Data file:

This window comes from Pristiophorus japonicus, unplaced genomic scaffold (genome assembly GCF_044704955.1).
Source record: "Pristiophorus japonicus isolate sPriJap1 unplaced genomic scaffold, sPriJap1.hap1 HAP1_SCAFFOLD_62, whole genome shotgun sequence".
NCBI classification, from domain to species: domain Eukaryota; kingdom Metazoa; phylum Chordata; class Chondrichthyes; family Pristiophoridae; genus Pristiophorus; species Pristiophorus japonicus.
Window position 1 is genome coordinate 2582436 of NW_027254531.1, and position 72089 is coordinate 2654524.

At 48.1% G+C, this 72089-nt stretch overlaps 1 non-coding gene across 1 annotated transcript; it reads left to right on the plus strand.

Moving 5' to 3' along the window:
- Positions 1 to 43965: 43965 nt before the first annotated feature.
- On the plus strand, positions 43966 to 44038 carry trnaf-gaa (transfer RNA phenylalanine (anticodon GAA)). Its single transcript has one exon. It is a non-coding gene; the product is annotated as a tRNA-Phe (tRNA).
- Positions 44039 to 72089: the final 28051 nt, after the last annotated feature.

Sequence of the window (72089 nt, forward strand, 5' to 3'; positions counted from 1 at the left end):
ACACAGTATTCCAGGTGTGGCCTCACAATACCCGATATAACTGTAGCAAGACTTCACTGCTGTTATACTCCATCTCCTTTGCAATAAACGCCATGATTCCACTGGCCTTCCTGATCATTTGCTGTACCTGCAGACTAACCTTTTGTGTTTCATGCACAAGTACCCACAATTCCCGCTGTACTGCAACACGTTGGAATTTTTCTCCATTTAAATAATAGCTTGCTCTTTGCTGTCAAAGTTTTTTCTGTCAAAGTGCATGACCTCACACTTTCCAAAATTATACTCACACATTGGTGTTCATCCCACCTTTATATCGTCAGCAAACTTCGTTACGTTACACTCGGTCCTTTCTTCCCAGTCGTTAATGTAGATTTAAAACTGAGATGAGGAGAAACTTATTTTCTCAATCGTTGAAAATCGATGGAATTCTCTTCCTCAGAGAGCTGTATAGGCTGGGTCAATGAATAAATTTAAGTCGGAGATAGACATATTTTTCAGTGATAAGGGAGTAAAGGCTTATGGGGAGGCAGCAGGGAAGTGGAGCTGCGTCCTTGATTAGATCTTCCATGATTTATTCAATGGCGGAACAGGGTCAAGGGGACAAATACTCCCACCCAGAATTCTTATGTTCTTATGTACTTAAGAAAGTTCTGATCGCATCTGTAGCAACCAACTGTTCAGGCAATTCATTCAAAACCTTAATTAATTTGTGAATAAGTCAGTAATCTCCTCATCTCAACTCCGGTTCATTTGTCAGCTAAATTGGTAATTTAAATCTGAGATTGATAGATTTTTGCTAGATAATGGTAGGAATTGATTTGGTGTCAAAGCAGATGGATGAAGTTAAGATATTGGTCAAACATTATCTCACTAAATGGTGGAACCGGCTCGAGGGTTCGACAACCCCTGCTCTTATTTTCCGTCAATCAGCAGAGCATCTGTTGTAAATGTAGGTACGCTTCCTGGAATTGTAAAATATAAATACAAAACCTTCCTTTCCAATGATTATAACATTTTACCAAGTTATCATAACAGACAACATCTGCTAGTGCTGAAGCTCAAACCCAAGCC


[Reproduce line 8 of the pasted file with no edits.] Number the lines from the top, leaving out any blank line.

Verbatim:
- On the plus strand, positions 43966 to 44038 carry trnaf-gaa (transfer RNA phenylalanine (anticodon GAA)). Its single transcript has one exon. It is a non-coding gene; the product is annotated as a tRNA-Phe (tRNA).